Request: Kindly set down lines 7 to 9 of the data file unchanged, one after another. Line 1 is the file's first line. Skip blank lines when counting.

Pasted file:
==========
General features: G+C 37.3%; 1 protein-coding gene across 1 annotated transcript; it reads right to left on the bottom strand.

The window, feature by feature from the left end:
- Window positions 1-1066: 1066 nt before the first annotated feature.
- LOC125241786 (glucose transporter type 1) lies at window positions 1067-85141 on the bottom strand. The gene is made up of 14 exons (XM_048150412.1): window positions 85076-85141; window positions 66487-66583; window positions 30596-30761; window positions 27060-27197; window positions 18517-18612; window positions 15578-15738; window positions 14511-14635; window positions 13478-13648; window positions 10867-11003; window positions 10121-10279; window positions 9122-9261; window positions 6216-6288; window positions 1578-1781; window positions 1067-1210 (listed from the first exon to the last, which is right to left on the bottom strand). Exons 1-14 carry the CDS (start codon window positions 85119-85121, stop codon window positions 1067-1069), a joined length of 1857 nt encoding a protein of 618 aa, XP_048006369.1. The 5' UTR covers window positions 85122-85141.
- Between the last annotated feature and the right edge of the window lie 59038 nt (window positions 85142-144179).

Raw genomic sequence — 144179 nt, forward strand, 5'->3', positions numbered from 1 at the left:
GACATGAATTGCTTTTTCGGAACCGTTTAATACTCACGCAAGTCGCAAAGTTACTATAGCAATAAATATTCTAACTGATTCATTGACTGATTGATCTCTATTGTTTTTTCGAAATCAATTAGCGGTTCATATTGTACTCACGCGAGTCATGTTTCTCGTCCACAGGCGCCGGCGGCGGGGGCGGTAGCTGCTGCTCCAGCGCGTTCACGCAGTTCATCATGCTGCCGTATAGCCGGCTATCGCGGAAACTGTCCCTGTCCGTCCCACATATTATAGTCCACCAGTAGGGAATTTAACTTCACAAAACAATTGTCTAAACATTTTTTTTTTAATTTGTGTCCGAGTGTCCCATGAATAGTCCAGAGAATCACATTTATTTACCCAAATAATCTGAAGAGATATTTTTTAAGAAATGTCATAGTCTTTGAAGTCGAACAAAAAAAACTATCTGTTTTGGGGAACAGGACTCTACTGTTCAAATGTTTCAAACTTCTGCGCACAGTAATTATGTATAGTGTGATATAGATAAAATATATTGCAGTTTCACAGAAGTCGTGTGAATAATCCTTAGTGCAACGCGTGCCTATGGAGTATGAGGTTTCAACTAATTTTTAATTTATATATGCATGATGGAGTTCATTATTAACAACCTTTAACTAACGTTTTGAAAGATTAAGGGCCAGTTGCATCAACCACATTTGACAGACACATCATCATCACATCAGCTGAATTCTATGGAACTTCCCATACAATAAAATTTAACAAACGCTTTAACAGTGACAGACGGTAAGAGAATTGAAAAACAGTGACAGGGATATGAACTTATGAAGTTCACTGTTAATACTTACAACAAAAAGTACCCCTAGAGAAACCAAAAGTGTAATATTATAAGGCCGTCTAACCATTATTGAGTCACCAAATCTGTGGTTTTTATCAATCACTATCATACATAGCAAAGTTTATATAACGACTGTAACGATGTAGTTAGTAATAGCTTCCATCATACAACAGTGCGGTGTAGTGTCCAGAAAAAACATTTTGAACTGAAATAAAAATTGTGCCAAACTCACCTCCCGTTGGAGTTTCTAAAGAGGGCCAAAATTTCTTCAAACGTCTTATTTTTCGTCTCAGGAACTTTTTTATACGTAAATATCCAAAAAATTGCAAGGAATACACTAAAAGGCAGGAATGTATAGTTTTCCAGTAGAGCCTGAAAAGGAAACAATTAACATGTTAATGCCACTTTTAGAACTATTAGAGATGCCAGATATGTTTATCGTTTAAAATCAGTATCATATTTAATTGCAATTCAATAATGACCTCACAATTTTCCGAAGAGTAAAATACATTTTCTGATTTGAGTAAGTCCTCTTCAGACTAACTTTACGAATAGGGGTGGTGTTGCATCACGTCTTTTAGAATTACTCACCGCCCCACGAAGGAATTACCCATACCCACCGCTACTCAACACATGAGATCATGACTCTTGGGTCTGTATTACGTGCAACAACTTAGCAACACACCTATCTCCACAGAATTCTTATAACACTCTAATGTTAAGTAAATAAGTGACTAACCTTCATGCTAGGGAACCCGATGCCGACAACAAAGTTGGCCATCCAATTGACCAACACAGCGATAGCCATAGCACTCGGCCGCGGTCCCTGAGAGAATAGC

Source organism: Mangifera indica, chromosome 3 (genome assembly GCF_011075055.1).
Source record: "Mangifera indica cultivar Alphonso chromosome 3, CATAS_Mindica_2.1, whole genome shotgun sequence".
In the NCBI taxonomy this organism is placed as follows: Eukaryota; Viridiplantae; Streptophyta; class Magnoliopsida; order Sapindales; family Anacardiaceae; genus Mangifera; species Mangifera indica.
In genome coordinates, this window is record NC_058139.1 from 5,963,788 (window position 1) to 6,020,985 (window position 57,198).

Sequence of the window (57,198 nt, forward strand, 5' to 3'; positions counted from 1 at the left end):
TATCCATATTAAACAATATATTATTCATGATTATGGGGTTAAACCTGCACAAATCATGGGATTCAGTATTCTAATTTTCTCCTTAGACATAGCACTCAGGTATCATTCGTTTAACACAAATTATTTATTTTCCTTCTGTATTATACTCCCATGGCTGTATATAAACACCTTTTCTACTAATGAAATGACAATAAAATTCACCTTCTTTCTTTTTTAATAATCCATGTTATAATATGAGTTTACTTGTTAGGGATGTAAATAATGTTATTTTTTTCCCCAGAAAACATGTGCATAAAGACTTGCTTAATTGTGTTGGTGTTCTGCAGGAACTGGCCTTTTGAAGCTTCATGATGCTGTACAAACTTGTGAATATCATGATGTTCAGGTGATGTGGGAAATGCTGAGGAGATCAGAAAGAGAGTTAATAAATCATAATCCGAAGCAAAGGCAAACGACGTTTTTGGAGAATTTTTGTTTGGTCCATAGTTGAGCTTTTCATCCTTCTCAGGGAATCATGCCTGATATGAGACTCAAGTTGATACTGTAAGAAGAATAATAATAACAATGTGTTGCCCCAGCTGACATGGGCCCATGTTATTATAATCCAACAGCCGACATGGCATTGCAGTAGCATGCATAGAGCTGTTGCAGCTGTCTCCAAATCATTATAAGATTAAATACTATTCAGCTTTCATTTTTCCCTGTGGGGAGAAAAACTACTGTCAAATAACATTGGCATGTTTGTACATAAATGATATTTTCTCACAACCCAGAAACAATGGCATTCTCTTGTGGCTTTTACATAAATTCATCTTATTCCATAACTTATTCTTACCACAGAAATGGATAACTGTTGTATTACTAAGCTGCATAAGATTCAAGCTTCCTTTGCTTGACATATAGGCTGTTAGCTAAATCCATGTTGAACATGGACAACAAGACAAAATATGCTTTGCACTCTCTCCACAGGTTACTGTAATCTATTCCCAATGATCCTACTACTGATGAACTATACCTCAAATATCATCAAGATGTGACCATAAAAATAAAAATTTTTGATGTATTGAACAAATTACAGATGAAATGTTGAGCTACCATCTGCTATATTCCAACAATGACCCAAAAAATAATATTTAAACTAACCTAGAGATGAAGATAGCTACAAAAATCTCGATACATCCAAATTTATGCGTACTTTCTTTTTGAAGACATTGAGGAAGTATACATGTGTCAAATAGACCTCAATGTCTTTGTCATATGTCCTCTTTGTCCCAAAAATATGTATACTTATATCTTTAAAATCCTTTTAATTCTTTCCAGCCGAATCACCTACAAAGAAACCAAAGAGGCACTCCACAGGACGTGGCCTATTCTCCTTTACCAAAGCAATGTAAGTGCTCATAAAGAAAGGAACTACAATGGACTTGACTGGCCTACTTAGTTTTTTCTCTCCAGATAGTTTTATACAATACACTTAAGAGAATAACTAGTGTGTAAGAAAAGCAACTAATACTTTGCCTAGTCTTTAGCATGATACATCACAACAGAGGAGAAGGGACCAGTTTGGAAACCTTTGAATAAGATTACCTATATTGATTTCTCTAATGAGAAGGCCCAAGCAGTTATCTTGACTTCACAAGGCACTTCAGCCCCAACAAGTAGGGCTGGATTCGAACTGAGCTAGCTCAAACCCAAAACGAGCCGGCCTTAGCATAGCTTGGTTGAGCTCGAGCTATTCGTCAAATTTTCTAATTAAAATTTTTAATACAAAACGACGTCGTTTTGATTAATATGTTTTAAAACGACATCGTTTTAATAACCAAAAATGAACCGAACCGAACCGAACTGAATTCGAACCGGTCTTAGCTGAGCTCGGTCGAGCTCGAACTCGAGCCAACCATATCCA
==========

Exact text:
GACATGAATTGCTTTTTCGGAACCGTTTAATACTCACGCAAGTCGCAAAGTTACTATAGCAATAAATATTCTAACTGATTCATTGACTGATTGATCTCTATTGTTTTTTCGAAATCAATTAGCGGTTCATATTGTACTCACGCGAGTCATGTTTCTCGTCCACAGGCGCCGGCGGCGGGGGCGGTAGCTGCTGCTCCAGCGCGTTCACGCAGTTCATCATGCTGCCGTATAGCCGGCTATCGCGGAAACTGTCCCTGTCCGTCCCACATATTATAGTCCACCAGTAGGGAATTTAACTTCACAAAACAATTGTCTAAACATTTTTTTTTTAATTTGTGTCCGAGTGTCCCATGAATAGTCCAGAGAATCACATTTATTTACCCAAATAATCTGAAGAGATATTTTTTAAGAAATGTCATAGTCTTTGAAGTCGAACAAAAAAAACTATCTGTTTTGGGGAACAGGACTCTACTGTTCAAATGTTTCAAACTTCTGCGCACAGTAATTATGTATAGTGTGATATAGATAAAATATATTGCAGTTTCACAGAAGTCGTGTGAATAATCCTTAGTGCAACGCGTGCCTATGGAGTATGAGGTTTCAACTAATTTTTAATTTATATATGCATGATGGAGTTCATTATTAACAACCTTTAACTAACGTTTTGAAAGATTAAGGGCCAGTTGCATCAACCACATTTGACAGACACATCATCATCACATCAGCTGAATTCTATGGAACTTCCCATACAATAAAATTTAACAAACGCTTTAACAGTGACAGACGGTAAGAGAATTGAAAAACAGTGACAGGGATATGAACTTATGAAGTTCACTGTTAATACTTACAACAAAAAGTACCCCTAGAGAAACCAAAAGTGTAATATTATAAGGCCGTCTAACCATTATTGAGTCACCAAATCTGTGGTTTTTATCAATCACTATCATACATAGCAAAGTTTATATAACGACTGTAACGATGTAGTTAGTAATAGCTTCCATCATACAACAGTGCGGTGTAGTGTCCAGAAAAAACATTTTGAACTGAAATAAAAATTGTGCCAAACTCACCTCCCGTTGGAGTTTCTAAAGAGGGCCAAAATTTCTTCAAACGTCTTATTTTTCGTCTCAGGAACTTTTTTATACGTAAATATCCAAAAAATTGCAAGGAATACACTAAAAGGCAGGAATGTATAGTTTTCCAGTAGAGCCTGAAAAGGAAACAATTAACATGTTAATGCCACTTTTAGAACTATTAGAGATGCCAGATATGTTTATCGTTTAAAATCAGTATCATATTTAATTGCAATTCAATAATGACCTCACAATTTTCCGAAGAGTAAAATACATTTTCTGATTTGAGTAAGTCCTCTTCAGACTAACTTTACGAATAGGGGTGGTGTTGCATCACGTCTTTTAGAATTACTCACCGCCCCACGAAGGAATTACCCATACCCACCGCTACTCAACACATGAGATCATGACTCTTGGGTCTGTATTACGTGCAACAACTTAGCAACACACCTATCTCCACAGAATTCTTATAACACTCTAATGTTAAGTAAATAAGTGACTAACCTTCATGCTAGGGAACCCGATGCCGACAACAAAGTTGGCCATCCAATTGACCAACACAGCGATAGCCATAGCACTCGGCCGCGGTCCCTGAGAGAATAGC

Source organism: Mangifera indica, chromosome 3 (genome assembly GCF_011075055.1).
Source record: "Mangifera indica cultivar Alphonso chromosome 3, CATAS_Mindica_2.1, whole genome shotgun sequence".